Thanksgiving Leftovers To Share with Your Dog
Posted by Daniel Hinds on 21st November 2016
are a part of the family, and it's only natural to want to include them
in the Thanksgiving festivities. I mean, it doesn't seem fair that
you're eating turkey with all the trimmings while they're munching down
on a bowl full of kibble. If you want to share your Thanksgiving feast
or leftovers with your dog, you totally should - you just have to do
it safely. Here's a quick breakdown on typical Thanksgiving dishes
and how they affect our furry feasters. The goal is to get them
plenty of good food without needing to go buy a larger
dog harness when they're done eating it!
love meat, and it's good for them in moderation. If you want to give
them some of your leftover turkey, feel free, just stick to the white
meat, as it's the healthier option and your dog won't know the
difference. Also, make sure to NEVER give your dog any bones from
anything that you've cooked, especially from birds. They can splinter
and cause life-threatening injuries. We know dogs love all bones, but
this is one thing you have to be strong about, no matter how cutely they
great for dogs, containing tons of vitamins A, B1, B2, and C. They're
also notoriously good for urinary tracts. Cranberry sauce, on the other
hand, is often loaded with sugars and other additives that dogs really
don't need. If you're making cranberry sauce from scratch at home, give
some to the pup, but if you're eating the (admittedly delicious) canned
stuff, it's best to keep it off Fido's plate.
it comes to veggies, most are pretty great for the pooch (although if your dog is as picky as a child, they may not share this sentiment). Things like
carrots, green beans, pumpkin, and even potatoes are good in moderation.
Just make sure your dog gets their portion before you add butter or
salt or make it into a casserole. Dogs are great sous chefs when you're
chopping raw veggies, because they'll keep the ground clean and they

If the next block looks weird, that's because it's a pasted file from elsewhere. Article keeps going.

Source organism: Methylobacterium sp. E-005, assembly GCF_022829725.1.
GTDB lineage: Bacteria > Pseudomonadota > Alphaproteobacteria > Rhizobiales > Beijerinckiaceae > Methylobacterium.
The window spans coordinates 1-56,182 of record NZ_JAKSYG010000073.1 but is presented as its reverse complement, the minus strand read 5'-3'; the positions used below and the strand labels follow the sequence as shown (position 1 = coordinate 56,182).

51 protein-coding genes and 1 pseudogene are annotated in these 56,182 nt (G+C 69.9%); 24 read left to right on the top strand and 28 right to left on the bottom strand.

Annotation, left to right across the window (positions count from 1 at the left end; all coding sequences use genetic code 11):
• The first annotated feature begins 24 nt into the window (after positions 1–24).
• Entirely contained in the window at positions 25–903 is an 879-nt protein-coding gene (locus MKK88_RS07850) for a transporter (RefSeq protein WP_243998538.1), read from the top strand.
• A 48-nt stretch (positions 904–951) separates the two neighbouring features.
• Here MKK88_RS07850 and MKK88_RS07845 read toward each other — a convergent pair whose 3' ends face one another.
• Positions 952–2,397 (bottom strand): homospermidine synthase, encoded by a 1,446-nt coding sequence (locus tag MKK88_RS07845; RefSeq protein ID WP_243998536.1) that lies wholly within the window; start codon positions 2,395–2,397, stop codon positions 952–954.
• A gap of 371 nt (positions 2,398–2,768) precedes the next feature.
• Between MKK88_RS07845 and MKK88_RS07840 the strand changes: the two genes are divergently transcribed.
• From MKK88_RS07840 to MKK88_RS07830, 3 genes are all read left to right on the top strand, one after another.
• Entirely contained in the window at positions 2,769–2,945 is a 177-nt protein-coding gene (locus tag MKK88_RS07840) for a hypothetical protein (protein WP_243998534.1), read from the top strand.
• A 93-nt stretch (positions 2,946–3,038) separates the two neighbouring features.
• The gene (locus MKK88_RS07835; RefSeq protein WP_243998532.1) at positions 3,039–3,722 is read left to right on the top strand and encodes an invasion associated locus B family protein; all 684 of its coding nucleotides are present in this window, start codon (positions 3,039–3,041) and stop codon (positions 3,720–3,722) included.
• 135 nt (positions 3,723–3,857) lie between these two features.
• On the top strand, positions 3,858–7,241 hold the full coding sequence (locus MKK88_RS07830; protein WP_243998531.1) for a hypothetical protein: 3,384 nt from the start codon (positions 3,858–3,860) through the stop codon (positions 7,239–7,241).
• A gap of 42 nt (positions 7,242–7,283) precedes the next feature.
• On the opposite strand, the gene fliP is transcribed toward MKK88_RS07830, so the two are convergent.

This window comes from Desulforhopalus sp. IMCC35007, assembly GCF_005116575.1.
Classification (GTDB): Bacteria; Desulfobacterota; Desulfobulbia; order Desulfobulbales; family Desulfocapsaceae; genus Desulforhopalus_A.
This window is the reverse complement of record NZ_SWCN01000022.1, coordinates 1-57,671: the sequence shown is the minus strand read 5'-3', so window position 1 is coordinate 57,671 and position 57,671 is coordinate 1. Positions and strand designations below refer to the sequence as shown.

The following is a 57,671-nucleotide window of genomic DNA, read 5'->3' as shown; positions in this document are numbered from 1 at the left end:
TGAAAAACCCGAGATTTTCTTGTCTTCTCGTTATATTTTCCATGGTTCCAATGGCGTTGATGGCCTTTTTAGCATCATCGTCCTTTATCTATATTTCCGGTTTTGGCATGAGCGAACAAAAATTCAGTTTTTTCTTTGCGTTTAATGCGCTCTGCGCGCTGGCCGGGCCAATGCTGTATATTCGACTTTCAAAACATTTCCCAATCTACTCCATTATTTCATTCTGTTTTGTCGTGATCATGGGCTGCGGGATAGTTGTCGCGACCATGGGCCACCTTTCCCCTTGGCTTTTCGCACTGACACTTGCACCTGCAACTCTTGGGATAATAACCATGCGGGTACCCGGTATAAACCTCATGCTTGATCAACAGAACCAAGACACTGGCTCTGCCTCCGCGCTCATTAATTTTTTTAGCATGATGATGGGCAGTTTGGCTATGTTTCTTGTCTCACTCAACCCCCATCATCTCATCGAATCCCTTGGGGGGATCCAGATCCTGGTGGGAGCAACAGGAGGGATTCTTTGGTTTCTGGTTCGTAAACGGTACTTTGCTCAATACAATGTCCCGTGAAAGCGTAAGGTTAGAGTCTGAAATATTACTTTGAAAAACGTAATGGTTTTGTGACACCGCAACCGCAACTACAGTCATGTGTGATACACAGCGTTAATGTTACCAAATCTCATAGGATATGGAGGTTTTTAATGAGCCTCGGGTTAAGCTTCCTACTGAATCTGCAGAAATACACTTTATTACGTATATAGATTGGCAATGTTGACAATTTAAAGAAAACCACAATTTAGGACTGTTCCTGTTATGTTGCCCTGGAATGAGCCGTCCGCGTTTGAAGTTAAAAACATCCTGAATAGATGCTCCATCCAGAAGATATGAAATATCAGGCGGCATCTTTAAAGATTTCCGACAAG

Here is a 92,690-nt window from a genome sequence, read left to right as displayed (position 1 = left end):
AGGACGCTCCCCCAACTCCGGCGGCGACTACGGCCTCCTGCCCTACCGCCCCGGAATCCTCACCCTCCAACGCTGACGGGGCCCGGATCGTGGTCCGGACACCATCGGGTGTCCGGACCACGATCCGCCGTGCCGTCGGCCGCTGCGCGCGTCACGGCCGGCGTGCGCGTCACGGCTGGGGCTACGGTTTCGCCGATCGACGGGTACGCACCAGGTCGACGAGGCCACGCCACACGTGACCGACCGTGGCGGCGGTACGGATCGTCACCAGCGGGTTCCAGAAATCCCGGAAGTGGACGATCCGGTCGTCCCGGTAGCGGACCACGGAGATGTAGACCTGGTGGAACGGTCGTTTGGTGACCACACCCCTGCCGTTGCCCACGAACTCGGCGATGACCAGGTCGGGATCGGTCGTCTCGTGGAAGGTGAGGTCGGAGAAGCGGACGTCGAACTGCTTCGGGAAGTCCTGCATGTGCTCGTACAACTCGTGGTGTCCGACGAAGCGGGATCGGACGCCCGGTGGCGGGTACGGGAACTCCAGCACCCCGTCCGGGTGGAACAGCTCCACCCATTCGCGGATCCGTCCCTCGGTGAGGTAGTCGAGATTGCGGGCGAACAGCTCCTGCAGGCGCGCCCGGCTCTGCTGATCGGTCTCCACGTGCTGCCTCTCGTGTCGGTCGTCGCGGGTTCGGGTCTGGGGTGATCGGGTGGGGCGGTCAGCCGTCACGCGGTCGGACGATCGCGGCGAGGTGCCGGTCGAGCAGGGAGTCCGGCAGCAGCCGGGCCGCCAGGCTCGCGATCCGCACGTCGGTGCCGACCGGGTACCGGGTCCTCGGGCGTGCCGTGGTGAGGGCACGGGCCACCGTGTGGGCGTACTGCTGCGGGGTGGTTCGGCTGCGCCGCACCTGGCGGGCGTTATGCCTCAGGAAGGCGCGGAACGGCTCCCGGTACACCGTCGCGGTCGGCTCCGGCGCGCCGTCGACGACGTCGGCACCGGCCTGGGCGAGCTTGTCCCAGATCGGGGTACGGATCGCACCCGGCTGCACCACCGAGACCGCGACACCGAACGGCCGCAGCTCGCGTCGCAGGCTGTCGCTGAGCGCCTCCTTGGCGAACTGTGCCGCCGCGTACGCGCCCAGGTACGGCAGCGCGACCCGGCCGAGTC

happily work for scraps.
Onions and other Allium
vegetables are the exception to the veggie rule. Large portions of
onions, chives, and the like can prove toxic to dogs, so you need to be
sure to keep them off your pup's plate.
is fine for dogs, but give them their portion without the butter. If
you want to sweeten it up a little for them, a little bit of meat gravy
over the top goes a long way. Just be aware that bread is essentially
the same as a treat for dogs, so don't give them more than a roll or two
or you'll risk weight gain. Even though we all love company, the
holiday bloat is one trip our dogs don't need to take with us!
a rule of thumb, keep dogs away from desserts. As you know, chocolate
is bad for pups, and artificial sweeteners like Xylitol can be even
worse. If your dog does get a hold of some chocolate during all the
hustle and bustle of the day, use this handy
chocolate danger calculator to see if it's an amount you need to worry about!
dogs love the taste of alcohol, beer especially, but please don't give
it to them. We know that you probably understand this, just be sure to
remind that one uncle who thinks it's a riot.
If you are looking to make some special holiday treats for your dog, check out our Holiday Cookbook Just for Dogs.
Trying to decide which is better for your dog—a collar or a harness? The short answer is: You may need both. It really depends on the size and temperament of your dog and what it takes to maintain safe control of him.
A dog barking in the backseat of the car can be a real nuisance—and even a hazard—for human drivers. But for dogs, barking is a way of communicating. In order to put the kibosh on all that annoying barking, we first need to understand why our furry companion is barking to begin with.